Picture the typical office working environment. There’s a desk, chair, computer, smartphone and typically a worker slumped in and over them. Poor posture isn’t only confined to the office desk however it’s also slumping around when we are driving, sitting on the couch at home, eating, standing and walking. The technology we use daily and the increased time we spend sitting, usually with poor posture, are mainly to blame (though it could be scoliosis). But it is okay, you can help reverse your poor posture with a few simple exercises and stretches (detailed below).
The side of effects of poor posture are numerous. Poor posture predisposes oneself to neck pain, headaches, low back pain, decreased performance, decreased oxygen, mental “fog”, poor digestion, low self-esteem and confidence. Slouching and sitting in slumped posture causes the head to drop forward placing additional strain on the neck and upper back. For every inch the head falls forward an additional 10lbs of pressure is added to the neck and upper back. Poor posture also caused our ligaments to creep or overstretch which can speed up spinal degeneration and arthritis.
How many of us have or continue to suffer the effects of poor posture without realizing it? Think you have good posture? Try this test: have a family member, co-worker or friend take a picture of you, without you knowing it, while working and/or relaxing at home. Look at your posture. What is it telling you? Are you slumped over your smartphone, tablet or a good book? Are you sitting upright or slouching over your computer. Are you leaning off to one side or supporting your head with you elbow propped on your desk?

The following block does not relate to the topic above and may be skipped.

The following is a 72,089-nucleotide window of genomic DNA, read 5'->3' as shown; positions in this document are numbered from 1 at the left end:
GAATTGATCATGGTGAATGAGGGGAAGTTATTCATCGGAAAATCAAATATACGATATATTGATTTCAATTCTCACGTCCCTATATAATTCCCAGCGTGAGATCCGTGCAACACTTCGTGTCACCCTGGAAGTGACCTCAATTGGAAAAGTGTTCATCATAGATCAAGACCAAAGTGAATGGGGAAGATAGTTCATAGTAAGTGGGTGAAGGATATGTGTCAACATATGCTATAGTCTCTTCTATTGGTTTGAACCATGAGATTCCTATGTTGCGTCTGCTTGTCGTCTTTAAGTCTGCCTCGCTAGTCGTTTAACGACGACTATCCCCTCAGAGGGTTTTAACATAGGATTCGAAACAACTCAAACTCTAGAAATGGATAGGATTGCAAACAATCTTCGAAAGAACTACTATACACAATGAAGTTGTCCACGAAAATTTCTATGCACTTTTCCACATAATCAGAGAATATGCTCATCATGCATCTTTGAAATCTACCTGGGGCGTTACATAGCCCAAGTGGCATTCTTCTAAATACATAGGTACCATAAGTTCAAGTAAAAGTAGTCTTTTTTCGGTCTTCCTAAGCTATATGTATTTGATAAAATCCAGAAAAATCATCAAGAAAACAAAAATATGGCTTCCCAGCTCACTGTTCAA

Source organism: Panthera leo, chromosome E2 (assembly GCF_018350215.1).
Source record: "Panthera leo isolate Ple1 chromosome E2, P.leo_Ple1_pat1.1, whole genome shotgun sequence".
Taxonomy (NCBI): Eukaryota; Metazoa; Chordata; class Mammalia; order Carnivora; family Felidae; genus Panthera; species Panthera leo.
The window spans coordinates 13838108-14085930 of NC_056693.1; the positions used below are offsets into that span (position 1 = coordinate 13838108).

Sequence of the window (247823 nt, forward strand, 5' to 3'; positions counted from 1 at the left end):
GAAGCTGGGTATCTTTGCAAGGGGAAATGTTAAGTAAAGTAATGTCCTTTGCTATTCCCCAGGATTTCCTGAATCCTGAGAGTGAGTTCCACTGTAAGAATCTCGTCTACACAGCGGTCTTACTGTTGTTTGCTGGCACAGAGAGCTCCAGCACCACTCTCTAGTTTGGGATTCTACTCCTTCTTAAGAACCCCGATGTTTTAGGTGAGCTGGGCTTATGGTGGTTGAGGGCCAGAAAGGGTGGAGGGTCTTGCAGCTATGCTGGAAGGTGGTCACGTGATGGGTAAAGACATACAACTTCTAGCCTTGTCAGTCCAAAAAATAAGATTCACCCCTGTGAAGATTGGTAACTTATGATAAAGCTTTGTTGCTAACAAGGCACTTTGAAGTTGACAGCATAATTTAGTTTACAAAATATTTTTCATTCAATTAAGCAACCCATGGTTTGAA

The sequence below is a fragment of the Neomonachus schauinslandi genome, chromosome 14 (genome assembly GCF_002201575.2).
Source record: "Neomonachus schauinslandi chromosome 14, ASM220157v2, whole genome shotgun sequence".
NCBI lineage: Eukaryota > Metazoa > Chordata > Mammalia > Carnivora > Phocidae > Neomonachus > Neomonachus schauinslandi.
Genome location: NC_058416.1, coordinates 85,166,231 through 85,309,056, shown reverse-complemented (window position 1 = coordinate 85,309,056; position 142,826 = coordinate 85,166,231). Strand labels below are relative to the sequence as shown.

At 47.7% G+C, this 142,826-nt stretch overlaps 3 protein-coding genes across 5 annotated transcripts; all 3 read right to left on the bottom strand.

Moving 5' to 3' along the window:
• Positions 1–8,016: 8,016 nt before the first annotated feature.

The set-up of your workstation is very important in promoting proper posture. Your chair should be adjustable to allow your feet to be flat on the floor with your hips and knees at 90 degrees. Also your computer monitor or laptop screen should be eye-level to keep you from looking down. The keyboard and mouse need to be as close as possible to you to prevent you from over reaching and hunching your back.
Lastly remember that our body is meant to move. Staying in one position too long can lead to poor posture. Take breaks from prolonged sitting frequently. Need to speak to Pamela in HR, get up and go see her instead of writing an email or calling. Take the stairs when possible or go for a short walk at lunch. There are a number of ways to help improve your posture but all of them start with getting active. Get to it!
While sitting with your feet flat on the floor and your hips and knees at 90 degrees pull your chest up and your shoulders back. Don’t over contract your muscles and use just enough muscle contraction to pull yourself into a neutral position. Lightly brace your abdomen and continuing breathing. Hold this position for 1 minute and perform multiple times per day. The more you practice the more natural it will become for you to sit upright.
Pec Stretch/Doorway Stretch
This stretch can be done with both arms at the same time or one arm at a time. Remember not to stare down at the floor during this stretch and keep your eyes on the horizon. Hold the stretch for 20-30 seconds and repeat 3 times.
Bring your hands behind your back, press your palms together, sit up tall and hold for 5–10 seconds.
Sit up tall and drop your right ear down towards your right shoulder (you don’t have to touch it!) and hold for a few seconds and repeat for the left side.
Drop your chin down towards your chest and GENTLY roll your head from side to side.
Reach and Bend
Extend your right arm over your head and reach out as far as you can to the left and gently bend over. Hold for a few seconds and do it the other way.
Wake up those lazy glutes! Simply squeeze your buttock muscles together, holding for a breath, then relax. Repeat 10 times.
From your chair, stand up then sit back down, repeat 10 times.